Shoveling Fuel for a Runaway Train: Errant Economists, Shameful Spenders, and a Plan to Stop them All
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Americans have been conditioned to appreciate, cheer, and serve economic growth. Brian Czech argues that, while economic growth was a good thing for much of American history, somewhere along the way it turned bad, depleting resources, polluting the environment, and threatening posterity. Yet growth remains a top priority of the public and polity. In this revolutionary manifesto, Czech knocks economic growth off the pedestal of American ideology. Seeking nothing less than a fundamental change in public opinion, Czech makes a bold plea for castigating society’s biggest spenders and sets the stage for the "steady state revolution."
Czech offers a sophisticated yet accessible critique of the principles of economic growth theory and the fallacious extension of these principles into the "pop economics" of Julian Simon and others. He points with hope to the new discipline of ecological economics, which prescribes the steady state economy as a sustainable alternative to economic growth.
Czech explores the psychological underpinnings of our consumer culture by synthesizing theories of Charles Darwin, Thorstein Veblen, and Abraham Maslow. Speaking to ordinary American citizens, he urges us to recognize conspicuous consumers for who they are—bad citizens who are liquidating our grandkids’ future. Combining insights from economics, psychology, and ecology with a large dose of common sense, Czech drafts a blueprint for a more satisfying and sustainable society. His ideas reach deeply into our everyday lives as he asks us to re-examine our perspectives on everything from our shopping habits to romance.
From his perspective as a wildlife ecologist, Czech draws revealing parallels between the economy of nature and the human economy. His style is lively, easy to read, humorous, and bound to be controversial. Czech will provoke all of us to ask when we will stop the runaway train of economic growth. His book answers the question, "How do we do it?"
theory). Even before resorting to the “ultimate answer” of outer space, neoclassical economists can, to some extent, answer the spatial problem with the second concept employed to tout the inﬁnitude of economic growth: efﬁciency. Economists use the term “efﬁciency” in several ways. In one sense, efﬁciency refers to the allocation of resources such that an optimal combination of outputs results. This allocative efﬁciency or optimization has long been a concern of welfare economics. The focus of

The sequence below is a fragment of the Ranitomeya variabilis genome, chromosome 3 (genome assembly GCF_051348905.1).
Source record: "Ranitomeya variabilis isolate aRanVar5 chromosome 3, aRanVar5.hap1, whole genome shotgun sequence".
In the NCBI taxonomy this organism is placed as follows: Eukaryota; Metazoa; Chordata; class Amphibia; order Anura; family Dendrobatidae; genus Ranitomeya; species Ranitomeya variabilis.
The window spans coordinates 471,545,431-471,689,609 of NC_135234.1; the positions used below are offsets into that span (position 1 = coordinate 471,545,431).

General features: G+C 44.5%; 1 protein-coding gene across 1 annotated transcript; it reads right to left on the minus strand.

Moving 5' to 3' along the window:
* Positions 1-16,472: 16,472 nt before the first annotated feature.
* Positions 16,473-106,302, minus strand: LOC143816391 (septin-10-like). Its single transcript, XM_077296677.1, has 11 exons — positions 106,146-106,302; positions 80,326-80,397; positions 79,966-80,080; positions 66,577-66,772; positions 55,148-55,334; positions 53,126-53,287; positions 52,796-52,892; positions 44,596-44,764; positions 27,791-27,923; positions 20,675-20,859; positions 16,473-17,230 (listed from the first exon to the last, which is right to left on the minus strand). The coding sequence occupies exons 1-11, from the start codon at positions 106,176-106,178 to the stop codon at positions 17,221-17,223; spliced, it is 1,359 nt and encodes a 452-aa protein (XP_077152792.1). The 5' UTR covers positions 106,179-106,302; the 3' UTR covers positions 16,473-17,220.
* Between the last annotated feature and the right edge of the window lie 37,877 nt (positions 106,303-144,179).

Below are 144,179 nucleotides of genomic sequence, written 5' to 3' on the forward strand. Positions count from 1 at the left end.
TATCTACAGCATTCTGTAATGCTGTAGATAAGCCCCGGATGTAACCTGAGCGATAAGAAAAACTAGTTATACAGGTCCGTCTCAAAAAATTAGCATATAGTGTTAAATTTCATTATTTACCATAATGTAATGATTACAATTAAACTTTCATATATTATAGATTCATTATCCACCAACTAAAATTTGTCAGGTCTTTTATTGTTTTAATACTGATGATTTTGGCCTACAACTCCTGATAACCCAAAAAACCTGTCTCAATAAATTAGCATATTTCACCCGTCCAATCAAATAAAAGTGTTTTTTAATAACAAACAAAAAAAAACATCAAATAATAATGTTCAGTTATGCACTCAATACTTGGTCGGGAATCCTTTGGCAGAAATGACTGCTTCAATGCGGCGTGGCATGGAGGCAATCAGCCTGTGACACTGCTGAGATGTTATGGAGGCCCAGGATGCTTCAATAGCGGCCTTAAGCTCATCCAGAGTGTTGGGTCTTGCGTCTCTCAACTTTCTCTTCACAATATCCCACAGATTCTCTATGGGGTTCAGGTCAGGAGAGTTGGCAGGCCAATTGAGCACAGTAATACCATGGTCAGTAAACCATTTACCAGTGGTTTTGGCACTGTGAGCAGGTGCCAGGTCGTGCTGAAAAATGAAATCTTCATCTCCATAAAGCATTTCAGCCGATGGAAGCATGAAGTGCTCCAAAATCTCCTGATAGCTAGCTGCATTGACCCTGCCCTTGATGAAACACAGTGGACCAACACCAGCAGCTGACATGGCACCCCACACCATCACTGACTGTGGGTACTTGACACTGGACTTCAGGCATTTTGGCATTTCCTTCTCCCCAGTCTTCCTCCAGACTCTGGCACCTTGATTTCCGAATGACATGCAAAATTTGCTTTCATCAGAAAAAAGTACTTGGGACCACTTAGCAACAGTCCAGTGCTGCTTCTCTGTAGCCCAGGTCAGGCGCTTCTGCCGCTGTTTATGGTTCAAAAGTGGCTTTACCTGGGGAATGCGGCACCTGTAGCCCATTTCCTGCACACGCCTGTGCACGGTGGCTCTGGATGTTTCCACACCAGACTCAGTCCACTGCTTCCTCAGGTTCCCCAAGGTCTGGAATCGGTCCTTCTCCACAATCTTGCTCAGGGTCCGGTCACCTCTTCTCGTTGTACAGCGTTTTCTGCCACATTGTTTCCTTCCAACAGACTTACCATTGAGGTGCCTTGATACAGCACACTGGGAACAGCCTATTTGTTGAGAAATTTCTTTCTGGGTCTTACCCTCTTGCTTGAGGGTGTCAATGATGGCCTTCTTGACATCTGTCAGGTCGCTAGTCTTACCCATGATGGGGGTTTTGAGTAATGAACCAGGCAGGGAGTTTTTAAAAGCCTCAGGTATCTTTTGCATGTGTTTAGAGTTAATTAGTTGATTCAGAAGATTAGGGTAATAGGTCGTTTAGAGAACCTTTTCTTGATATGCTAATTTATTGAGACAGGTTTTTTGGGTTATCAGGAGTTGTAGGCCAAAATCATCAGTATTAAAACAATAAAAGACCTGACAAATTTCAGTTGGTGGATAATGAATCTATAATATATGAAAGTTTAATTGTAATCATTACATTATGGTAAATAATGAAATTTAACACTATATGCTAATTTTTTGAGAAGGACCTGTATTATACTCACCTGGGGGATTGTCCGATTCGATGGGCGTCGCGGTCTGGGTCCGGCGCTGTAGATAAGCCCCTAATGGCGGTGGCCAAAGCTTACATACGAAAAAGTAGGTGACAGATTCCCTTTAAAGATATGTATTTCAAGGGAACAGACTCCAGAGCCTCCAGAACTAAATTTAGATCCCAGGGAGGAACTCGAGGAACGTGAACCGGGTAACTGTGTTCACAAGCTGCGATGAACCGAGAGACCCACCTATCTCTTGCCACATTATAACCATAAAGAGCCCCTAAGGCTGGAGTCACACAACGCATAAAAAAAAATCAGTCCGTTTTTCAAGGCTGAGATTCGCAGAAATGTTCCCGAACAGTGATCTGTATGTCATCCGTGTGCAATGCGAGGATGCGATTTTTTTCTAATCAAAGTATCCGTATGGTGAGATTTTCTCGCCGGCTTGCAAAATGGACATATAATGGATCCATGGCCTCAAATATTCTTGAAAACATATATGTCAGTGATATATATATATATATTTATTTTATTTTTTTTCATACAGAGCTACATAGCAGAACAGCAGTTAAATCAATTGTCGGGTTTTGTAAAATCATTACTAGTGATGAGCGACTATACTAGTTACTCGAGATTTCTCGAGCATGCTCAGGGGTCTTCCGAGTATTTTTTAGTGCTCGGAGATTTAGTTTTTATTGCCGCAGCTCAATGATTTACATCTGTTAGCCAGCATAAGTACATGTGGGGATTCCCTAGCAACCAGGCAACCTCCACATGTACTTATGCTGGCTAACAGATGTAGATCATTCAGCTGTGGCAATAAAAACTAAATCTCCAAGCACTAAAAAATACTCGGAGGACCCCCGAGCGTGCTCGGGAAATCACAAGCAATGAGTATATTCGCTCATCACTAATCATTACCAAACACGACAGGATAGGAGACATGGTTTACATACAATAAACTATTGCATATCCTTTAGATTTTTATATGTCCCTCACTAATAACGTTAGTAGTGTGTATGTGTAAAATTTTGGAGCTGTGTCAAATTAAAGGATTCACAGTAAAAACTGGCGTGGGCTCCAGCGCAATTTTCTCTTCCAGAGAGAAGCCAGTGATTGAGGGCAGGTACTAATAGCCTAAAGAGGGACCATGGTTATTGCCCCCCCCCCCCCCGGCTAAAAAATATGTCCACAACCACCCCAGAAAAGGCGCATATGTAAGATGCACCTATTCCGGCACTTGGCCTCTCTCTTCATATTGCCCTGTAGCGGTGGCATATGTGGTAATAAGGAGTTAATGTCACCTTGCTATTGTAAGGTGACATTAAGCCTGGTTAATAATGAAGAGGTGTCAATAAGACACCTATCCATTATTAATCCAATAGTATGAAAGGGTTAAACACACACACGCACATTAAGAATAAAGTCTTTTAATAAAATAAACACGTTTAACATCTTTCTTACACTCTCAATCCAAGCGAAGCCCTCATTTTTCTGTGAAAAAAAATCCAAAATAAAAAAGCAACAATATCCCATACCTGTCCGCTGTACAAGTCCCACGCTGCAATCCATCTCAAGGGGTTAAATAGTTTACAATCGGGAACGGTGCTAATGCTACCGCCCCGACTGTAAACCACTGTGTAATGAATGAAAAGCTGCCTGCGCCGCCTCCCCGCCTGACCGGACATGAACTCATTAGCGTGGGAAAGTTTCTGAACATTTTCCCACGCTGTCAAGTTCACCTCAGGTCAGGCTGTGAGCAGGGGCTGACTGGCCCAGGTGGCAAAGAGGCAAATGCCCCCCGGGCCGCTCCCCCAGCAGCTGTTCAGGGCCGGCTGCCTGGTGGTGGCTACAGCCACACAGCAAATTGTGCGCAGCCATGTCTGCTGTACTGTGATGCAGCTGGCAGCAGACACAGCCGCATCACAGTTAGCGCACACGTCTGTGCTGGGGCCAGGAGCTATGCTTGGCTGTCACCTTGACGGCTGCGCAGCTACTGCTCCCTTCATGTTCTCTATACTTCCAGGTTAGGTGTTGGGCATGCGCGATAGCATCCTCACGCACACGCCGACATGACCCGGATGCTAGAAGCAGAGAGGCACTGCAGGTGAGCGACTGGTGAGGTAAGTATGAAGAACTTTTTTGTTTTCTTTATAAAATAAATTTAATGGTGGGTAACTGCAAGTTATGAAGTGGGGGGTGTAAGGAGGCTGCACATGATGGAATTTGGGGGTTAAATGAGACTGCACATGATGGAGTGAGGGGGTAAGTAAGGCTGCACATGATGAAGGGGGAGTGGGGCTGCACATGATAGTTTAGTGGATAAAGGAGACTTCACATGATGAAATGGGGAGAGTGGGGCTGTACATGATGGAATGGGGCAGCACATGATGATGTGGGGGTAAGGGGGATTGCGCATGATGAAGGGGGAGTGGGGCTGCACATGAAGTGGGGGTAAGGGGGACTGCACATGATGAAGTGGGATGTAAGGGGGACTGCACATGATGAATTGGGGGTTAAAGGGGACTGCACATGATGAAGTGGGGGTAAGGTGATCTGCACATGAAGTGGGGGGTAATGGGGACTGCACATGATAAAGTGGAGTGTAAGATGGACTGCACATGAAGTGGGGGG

Will They Think of Next, and Why? / 51 not to invite me for an interview. The search committee chair asked what I thought of the Endangered Species Act— of all people to ask! He informed me that they had sort of an informal agreement with the ranchers in the region whereby faculty, upon encountering an endangered species in the ﬁeld, would make no mention of the ﬁnding. Needless to say, that didn’t get anywhere. Such has been my personal experience, but again, common sense dictates that political
partly a function of misleading facts, such as, “the quantity of land [in the United States] under cultivation has been decreasing” (p. 6), despite the fact that agricultural acreage (including cropland and animal production land) had increased from approximately 958 million acres in 1920 to 981 million acres in 1992 (Cramer and Jensen 1994). To Simon’s credit, he was insistent on considering the longest time frame possible. “The intellectual practice of focusing on a very short period which runs
that all capitalist democracies have found it necessary to engage in various degrees of planning and regulation due to the complexities brought about by economic growth. Simon tended to be very selective in his use of examples, sometimes transparently so. He asserted, “There is no evidence that public ofﬁcials are better stewards of any class of property—including wilderness and parks—than are private owners” (p. 304). He conveniently neglected the classic examples of parks and wilderness saved
and in that sense represents an investment in the grandkids. Third, the liquidator, and rightfully so, ﬁnds a source of selfesteem to replace that attained via conspicuous consumption. At ﬁrst glance, this third function may appear slightly antiChristian. After all, Christian charity is supposed to be an inconspicuous affair, where the reward is obtained in heaven, not at the banquets of reformed liquidators. However, this matter is irrelevant, as it may readily be seen that the true Christian